Podcasts for books lovers, part 3: Blogging

I have a huge commute nowadays (~5 hours round trip and I am totally for serious about that) which is mostly a really boring bus ride when it isn’t punctuated by flashers or foul stenches. Thus I have been listening to a LOT of podcasts!

What are podcasts? They’re kind of like what old radio shows used to be: people talking into a microphone about all kinds of topics. There are comedy podcasts, drama podcasts, personal diary-type podcasts, news podcasts, music podcasts, and more! Being a book blogger, I tend to listen to lots of book and blog-related podcasts.

Don’t know where to start? Lucky for you I’ve created a series of posts for podcasts recommendations!

Blogging Podcasts

dollars and roses podcastDollars and Roses is a husband and wife team who both run their own blogging empires; he’s a financial blogger and she’s a mommy/lifestyle blogger. They do great interviews with other big name bloggers and provide tips and tricks for newbie bloggers. Recent episodes include an interview with Steve Kamb of NerdFitness.com and whether your should blog anonymously or not.

how they blog podcastHow They Blog, which I JUST started listening to this week, is a behind-the-scenes interview kind of podcast. I always love getting a peek into the lives of fellow bloggers– guess I’m just super nosy! Recent shows include: David Molnar talking about how to take great pictures for your blog using your phone, Stephanie Langford talking about finding balance in your blogging, and how to deal with blogging burnout.

lede coppyblogger podcast The Lede from Copyblogger has LOTS of tips for bloggers, and not just marketing ones! Recent episodes include how to pick out good images for posts, how to create internal cliffhangers, and how to use subheads effectively. I like how the emphasis seems to be more on how to write better/hook people into reading your posts through good writing, and not just SEO/marketing/whatever.

Do you listen to any blogging podcasts? Which ones would you recommend?

Dewey’s 24 Hour Readathon: Spring 2014

Book pile is here. I have 27 books ready and I’d like to read 5 of them.

Places I will be updating (besides on the blog): Goodreads | Instagram | Twitter

I forgot a really good tip yesterday! Start your books on quartly chunks and update your posts/visit blogs/tweet things in the minutes between. For example: if I finish a book at 6:37, I have until 6:45 or 7:00 (or later) to start a new one. I can use the time between finishing and starting to catch up on what’s going on elsewhere in the ‘thon. Starting books on quartly chunks also makes it easier to calculate reading time totals! And then…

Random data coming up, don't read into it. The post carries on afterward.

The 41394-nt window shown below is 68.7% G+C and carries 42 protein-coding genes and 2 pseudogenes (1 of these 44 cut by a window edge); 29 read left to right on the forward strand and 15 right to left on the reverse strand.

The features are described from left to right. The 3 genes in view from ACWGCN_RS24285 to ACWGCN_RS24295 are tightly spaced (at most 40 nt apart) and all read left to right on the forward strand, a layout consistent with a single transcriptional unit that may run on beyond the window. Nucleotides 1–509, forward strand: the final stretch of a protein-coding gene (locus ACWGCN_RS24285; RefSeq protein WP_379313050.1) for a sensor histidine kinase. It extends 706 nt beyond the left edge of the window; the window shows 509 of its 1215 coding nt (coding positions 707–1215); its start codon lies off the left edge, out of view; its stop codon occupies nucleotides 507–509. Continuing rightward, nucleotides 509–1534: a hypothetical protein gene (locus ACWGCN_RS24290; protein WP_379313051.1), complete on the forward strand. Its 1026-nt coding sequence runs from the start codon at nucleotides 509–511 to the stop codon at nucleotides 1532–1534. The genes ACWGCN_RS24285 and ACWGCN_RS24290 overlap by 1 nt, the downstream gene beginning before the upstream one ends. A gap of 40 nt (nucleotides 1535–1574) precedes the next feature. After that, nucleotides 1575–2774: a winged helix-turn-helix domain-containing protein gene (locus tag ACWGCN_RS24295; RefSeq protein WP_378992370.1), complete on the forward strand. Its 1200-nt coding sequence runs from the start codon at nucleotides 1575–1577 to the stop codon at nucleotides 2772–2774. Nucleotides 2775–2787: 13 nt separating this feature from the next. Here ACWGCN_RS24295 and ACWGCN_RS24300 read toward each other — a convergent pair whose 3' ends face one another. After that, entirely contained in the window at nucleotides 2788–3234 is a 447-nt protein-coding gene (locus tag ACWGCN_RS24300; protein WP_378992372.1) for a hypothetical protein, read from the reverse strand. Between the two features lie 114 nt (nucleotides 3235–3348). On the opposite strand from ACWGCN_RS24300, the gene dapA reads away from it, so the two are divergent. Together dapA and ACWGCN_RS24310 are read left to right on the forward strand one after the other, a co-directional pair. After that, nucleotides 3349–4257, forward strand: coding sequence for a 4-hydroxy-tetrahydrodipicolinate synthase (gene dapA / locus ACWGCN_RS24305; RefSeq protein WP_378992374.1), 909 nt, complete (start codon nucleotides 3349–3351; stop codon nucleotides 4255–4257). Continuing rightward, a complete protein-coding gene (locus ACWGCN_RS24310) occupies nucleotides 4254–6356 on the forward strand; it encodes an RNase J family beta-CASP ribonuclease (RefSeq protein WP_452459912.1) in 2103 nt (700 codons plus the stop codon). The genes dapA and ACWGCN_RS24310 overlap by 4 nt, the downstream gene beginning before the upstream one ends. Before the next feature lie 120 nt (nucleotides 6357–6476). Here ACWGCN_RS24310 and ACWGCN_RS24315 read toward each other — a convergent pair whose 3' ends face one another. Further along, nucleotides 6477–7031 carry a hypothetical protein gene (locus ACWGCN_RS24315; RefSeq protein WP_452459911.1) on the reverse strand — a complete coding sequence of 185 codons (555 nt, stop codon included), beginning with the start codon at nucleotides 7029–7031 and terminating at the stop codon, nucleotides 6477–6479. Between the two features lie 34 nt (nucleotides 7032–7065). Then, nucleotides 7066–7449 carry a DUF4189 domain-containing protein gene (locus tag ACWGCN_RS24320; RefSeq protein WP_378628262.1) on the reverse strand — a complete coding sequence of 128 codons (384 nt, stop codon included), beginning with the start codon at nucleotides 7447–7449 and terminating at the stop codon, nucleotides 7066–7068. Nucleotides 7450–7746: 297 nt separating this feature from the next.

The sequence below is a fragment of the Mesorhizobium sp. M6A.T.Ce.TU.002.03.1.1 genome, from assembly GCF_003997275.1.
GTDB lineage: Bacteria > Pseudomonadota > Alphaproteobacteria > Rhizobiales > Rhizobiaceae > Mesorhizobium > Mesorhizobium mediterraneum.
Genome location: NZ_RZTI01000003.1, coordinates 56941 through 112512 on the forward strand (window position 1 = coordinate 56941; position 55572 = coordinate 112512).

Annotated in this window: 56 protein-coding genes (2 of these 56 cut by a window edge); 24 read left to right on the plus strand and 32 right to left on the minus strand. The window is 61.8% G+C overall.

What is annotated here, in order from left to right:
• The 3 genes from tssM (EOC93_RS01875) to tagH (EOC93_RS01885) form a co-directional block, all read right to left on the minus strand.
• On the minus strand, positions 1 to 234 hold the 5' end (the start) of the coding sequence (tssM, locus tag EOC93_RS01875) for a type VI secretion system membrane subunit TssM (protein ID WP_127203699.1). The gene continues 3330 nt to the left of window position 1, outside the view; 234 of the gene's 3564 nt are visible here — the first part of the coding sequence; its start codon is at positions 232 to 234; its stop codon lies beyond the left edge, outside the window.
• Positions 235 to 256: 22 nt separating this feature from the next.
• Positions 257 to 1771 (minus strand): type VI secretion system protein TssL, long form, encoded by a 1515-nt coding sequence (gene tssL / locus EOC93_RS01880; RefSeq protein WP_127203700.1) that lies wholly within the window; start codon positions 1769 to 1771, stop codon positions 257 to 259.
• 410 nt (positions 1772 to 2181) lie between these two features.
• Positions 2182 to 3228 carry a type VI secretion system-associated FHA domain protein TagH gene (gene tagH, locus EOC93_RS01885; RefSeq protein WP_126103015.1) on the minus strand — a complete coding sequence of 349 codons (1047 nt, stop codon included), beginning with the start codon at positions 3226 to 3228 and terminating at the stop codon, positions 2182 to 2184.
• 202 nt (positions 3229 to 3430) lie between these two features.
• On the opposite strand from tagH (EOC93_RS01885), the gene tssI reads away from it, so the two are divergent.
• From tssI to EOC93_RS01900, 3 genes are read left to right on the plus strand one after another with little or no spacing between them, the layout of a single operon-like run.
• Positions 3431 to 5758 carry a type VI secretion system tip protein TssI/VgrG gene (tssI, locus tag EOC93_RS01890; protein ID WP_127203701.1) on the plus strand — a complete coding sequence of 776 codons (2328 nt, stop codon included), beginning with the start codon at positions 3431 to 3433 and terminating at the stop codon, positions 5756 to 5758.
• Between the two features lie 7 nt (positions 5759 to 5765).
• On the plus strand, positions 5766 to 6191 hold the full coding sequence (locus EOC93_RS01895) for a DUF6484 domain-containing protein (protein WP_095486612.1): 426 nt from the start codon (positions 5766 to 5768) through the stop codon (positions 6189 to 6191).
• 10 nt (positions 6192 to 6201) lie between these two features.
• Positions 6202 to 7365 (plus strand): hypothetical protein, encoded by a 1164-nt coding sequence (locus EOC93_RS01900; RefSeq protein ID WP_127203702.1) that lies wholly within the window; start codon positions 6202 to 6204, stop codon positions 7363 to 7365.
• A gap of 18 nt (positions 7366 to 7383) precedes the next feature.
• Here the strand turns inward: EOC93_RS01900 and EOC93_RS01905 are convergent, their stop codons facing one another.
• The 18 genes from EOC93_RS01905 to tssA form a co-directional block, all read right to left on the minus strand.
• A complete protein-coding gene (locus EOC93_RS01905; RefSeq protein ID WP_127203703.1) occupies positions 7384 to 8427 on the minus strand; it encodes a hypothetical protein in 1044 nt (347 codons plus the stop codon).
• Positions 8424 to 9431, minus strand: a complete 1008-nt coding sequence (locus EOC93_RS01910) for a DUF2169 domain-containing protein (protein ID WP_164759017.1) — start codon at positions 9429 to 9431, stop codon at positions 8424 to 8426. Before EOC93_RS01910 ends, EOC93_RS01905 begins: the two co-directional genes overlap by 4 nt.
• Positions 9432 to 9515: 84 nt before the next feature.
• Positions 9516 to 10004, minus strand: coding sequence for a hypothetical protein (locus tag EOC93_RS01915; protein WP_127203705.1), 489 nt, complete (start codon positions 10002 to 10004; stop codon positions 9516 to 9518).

The spring 24 hour #readathon is here!

I’m finally able to participate in the 24 Hour Readathon again! Huzzah! The last time I was able to participate was in Fall 2011, practically the stone age in internet time. This will be my seventh time participating in Dewey’s 24 Hour Readathon!

New to the readathon? Never fear! I wrote up some tips in previous years that still apply today:

First, pick lots of short books. Or pick one really long one and read that all day. People have done both and even though there’s kind of an unspoken competition to see who can read the most books during the ‘thon, whatever works for you is the best way to do things. I would suggest, however, not mixing long and short books. I did that one year and felt really off-kilter after every book, because I’d get into a groove with the short books and then the long book would slow things down again and it was just a mess.

Second, take breaks! I say this every ‘thon, and I really mean it. After you finish a book (or however many chapters if you’re reading a long book), get up and dance around the room for about a minute. Then drink half a glass of water, eat a snack, and check the official ‘thon blog (you could win prizes!). Do a mini-challenge or leave a comment somewhere! And then continue onwards in the ‘thon.

The trick to taking breaks is to NOT take too long of a break. Generally I think 15-30 minutes is a good amount for a break; it’s long enough to catch up on some ‘thon stuff and refuel, but not long enough to get sucked into staring at the computer screen for hours on end.

Third, don’t be afraid to dump books, add new books, or stop reading books altogether. You’re not a failure if you do any of those things, and no-one’s going to point and laugh at you if you fall asleep four hours before the ‘thon ends.

I’m planning on taking it easy, myself, as a) I do not want to wake up at 5am (not even to read books) and b) my mom’s back from a trip to the east coast and I’ll want to hang out with her tomorrow, too. I will also c) be cheerleading! So hopefully I can avoid my traditional readathon eye-strain headache, eh? And then…